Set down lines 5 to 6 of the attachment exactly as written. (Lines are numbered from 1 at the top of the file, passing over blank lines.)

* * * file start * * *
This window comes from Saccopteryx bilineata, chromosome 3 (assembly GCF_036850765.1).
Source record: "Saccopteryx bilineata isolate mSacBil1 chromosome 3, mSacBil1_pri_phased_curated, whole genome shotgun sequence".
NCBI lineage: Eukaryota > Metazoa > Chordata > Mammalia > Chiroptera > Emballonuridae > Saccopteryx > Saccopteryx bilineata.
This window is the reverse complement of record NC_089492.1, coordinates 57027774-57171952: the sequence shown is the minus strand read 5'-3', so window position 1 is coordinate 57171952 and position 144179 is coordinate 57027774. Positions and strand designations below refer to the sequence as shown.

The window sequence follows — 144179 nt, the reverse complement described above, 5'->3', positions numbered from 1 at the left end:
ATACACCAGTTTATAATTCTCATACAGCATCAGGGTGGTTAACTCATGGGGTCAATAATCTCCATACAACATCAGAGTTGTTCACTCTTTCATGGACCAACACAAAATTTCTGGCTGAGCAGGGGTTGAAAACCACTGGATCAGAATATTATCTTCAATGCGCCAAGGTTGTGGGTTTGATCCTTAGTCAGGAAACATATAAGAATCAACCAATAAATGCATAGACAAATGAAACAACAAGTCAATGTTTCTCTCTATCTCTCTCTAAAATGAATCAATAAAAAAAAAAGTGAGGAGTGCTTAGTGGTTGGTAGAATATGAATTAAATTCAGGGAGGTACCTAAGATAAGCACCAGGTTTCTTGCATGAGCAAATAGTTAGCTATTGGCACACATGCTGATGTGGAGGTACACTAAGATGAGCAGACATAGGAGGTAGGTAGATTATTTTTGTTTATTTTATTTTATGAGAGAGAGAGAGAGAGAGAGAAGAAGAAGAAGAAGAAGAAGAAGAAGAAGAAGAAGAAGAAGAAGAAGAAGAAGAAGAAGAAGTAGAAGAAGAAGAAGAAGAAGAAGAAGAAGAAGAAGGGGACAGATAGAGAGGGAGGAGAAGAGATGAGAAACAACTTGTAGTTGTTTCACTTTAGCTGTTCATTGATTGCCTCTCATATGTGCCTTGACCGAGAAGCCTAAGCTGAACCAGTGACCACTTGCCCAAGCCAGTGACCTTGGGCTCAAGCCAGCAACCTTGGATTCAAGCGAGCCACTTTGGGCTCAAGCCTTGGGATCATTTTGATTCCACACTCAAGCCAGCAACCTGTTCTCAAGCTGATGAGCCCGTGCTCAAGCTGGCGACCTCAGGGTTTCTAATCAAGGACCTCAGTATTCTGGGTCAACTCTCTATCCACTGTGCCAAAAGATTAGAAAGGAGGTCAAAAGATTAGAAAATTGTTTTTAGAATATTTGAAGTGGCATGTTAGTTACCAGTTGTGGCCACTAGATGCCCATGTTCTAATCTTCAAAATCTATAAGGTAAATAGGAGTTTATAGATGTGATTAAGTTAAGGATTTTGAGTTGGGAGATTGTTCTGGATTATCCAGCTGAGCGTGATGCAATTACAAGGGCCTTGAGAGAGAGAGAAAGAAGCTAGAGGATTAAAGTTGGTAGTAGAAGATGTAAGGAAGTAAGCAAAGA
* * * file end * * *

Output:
The window sequence follows — 144179 nt, the reverse complement described above, 5'->3', positions numbered from 1 at the left end:
ATACACCAGTTTATAATTCTCATACAGCATCAGGGTGGTTAACTCATGGGGTCAATAATCTCCATACAACATCAGAGTTGTTCACTCTTTCATGGACCAACACAAAATTTCTGGCTGAGCAGGGGTTGAAAACCACTGGATCAGAATATTATCTTCAATGCGCCAAGGTTGTGGGTTTGATCCTTAGTCAGGAAACATATAAGAATCAACCAATAAATGCATAGACAAATGAAACAACAAGTCAATGTTTCTCTCTATCTCTCTCTAAAATGAATCAATAAAAAAAAAAGTGAGGAGTGCTTAGTGGTTGGTAGAATATGAATTAAATTCAGGGAGGTACCTAAGATAAGCACCAGGTTTCTTGCATGAGCAAATAGTTAGCTATTGGCACACATGCTGATGTGGAGGTACACTAAGATGAGCAGACATAGGAGGTAGGTAGATTATTTTTGTTTATTTTATTTTATGAGAGAGAGAGAGAGAGAGAGAAGAAGAAGAAGAAGAAGAAGAAGAAGAAGAAGAAGAAGAAGAAGAAGAAGAAGAAGAAGAAGTAGAAGAAGAAGAAGAAGAAGAAGAAGAAGAAGAAGGGGACAGATAGAGAGGGAGGAGAAGAGATGAGAAACAACTTGTAGTTGTTTCACTTTAGCTGTTCATTGATTGCCTCTCATATGTGCCTTGACCGAGAAGCCTAAGCTGAACCAGTGACCACTTGCCCAAGCCAGTGACCTTGGGCTCAAGCCAGCAACCTTGGATTCAAGCGAGCCACTTTGGGCTCAAGCCTTGGGATCATTTTGATTCCACACTCAAGCCAGCAACCTGTTCTCAAGCTGATGAGCCCGTGCTCAAGCTGGCGACCTCAGGGTTTCTAATCAAGGACCTCAGTATTCTGGGTCAACTCTCTATCCACTGTGCCAAAAGATTAGAAAGGAGGTCAAAAGATTAGAAAATTGTTTTTAGAATATTTGAAGTGGCATGTTAGTTACCAGTTGTGGCCACTAGATGCCCATGTTCTAATCTTCAAAATCTATAAGGTAAATAGGAGTTTATAGATGTGATTAAGTTAAGGATTTTGAGTTGGGAGATTGTTCTGGATTATCCAGCTGAGCGTGATGCAATTACAAGGGCCTTGAGAGAGAGAGAAAGAAGCTAGAGGATTAAAGTTGGTAGTAGAAGATGTAAGGAAGTAAGCAAAGA